First of all, don’t be afraid of the title, scientists love to use fancy words to describe even a simple topic and why wouldn’t they, it makes physics a lot more appealing.

Well, Quantum Harmonic Oscillator is one such topic. Fancy name with fancy application.

The goal of this article is to give a solid foundation in this topic. I will try my best to make you understand this concept and give you the essence of it rather than only spitting out some random equations and their derivations like most textbooks and online sites do, after-all, this the motto of our website.

So, let’s start….

To understand the Quantum Harmonic Oscillator, firstly we have to have an idea on the classical harmonic oscillator and the basic meaning of Harmonic motion.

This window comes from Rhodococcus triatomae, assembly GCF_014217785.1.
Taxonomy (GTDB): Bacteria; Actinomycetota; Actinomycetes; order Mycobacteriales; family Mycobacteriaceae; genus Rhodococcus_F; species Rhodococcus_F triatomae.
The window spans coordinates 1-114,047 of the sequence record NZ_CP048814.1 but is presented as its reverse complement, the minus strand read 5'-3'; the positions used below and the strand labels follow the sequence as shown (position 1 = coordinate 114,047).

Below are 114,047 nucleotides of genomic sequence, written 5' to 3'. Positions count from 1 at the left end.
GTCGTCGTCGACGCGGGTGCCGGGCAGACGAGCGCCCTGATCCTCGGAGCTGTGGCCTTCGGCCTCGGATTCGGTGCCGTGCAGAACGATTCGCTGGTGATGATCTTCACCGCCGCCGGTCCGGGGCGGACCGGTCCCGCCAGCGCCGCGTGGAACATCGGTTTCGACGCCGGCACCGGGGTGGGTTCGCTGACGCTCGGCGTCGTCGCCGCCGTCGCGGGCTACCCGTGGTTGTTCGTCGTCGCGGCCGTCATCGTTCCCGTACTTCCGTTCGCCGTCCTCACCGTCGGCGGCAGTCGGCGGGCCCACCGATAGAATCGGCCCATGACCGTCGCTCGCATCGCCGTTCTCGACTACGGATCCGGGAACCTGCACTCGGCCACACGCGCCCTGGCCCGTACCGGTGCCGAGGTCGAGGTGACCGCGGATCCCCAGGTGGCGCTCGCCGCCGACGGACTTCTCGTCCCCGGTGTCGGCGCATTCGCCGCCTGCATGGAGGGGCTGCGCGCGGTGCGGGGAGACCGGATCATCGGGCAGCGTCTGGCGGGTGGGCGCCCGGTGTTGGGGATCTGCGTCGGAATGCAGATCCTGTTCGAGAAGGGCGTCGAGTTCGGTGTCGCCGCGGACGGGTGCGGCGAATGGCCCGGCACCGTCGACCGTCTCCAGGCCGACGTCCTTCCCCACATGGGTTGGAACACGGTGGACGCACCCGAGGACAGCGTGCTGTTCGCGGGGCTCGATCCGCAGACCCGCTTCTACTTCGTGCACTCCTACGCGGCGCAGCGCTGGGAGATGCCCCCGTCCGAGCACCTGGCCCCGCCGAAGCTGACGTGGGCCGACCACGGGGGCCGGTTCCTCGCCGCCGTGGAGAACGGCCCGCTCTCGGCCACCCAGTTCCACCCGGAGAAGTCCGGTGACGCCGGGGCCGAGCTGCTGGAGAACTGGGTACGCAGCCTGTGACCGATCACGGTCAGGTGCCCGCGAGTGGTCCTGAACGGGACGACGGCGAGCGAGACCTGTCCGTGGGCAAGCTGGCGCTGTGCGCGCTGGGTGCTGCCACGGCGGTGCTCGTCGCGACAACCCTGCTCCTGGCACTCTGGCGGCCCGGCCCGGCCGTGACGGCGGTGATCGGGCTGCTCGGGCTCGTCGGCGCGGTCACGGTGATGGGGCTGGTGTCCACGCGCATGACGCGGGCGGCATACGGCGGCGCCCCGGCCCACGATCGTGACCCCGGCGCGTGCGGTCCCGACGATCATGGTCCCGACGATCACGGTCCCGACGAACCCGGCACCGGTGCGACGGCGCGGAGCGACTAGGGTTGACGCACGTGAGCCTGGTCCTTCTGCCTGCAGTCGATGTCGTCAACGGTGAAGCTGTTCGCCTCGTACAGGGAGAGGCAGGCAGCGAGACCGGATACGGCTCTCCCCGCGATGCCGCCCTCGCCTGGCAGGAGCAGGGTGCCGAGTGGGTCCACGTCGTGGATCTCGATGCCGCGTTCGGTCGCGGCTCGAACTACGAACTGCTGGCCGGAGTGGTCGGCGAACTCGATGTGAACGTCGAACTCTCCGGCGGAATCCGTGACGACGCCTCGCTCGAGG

Harmonic Motion and Classical Harmonic Oscillator

The harmonic motion refers to the periodic motion or periodic vibration. To understand it better, just imagine a string of a guitar is vibrating, then those motions are symmetrical about a region of equilibrium and distance of each trough and crest from the median line is same when a continuous force of same amount is applied. This type of motions may have a single frequency or amplitude or may be composed of two or more such simple type of motions.

Classical Harmonic Oscillator refers to a system which if displaced from the equilibrium, experiences a force named as restoring force. This force is proportional to the displace x. The whole system can be imagined like an object with mass m is attached with the spring, and when the spring vibrates it created a graph with uniform tough and crest.

If that force is the only force acting on the system then the system is called as Simple Harmonic Oscillator and the motion it shows us is called Simple Harmonic motion (SFM) and the equation of force in that case is

F = -kx  (-∞ ≤ x ≥ ∞ )              (1)

Where, F and X are vectors and k (spring constant) is a positive constant

Here in the above equation, the negative sign refers to the opposite direction of the motion as compared to the direction of the force applied.